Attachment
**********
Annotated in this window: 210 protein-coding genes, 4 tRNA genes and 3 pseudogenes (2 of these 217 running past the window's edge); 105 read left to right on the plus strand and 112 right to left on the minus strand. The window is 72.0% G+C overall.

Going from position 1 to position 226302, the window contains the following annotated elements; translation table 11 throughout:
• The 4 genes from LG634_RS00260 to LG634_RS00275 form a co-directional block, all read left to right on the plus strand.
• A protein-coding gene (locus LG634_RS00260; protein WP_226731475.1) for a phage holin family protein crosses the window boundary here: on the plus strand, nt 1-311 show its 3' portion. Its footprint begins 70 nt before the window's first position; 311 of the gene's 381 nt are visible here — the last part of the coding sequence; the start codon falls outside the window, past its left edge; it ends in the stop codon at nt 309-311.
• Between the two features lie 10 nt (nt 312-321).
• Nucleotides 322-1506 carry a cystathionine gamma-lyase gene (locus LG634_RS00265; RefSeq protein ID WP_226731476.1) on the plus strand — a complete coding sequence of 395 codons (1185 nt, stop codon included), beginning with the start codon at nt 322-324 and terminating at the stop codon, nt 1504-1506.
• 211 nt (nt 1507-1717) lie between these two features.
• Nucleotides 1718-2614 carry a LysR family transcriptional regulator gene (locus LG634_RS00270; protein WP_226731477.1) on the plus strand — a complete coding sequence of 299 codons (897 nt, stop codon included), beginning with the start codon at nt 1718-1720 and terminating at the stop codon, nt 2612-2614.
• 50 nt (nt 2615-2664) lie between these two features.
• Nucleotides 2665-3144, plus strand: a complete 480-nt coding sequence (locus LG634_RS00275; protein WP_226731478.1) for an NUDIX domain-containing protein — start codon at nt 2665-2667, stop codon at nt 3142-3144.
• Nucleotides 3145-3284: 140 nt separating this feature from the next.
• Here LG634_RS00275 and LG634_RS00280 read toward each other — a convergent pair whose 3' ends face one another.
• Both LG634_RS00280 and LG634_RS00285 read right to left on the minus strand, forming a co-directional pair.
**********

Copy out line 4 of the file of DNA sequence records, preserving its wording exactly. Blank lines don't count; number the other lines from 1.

• A protein-coding gene (locus LG634_RS00260; protein WP_226731475.1) for a phage holin family protein crosses the window boundary here: on the plus strand, nt 1-311 show its 3' portion. Its footprint begins 70 nt before the window's first position; 311 of the gene's 381 nt are visible here — the last part of the coding sequence; the start codon falls outside the window, past its left edge; it ends in the stop codon at nt 309-311.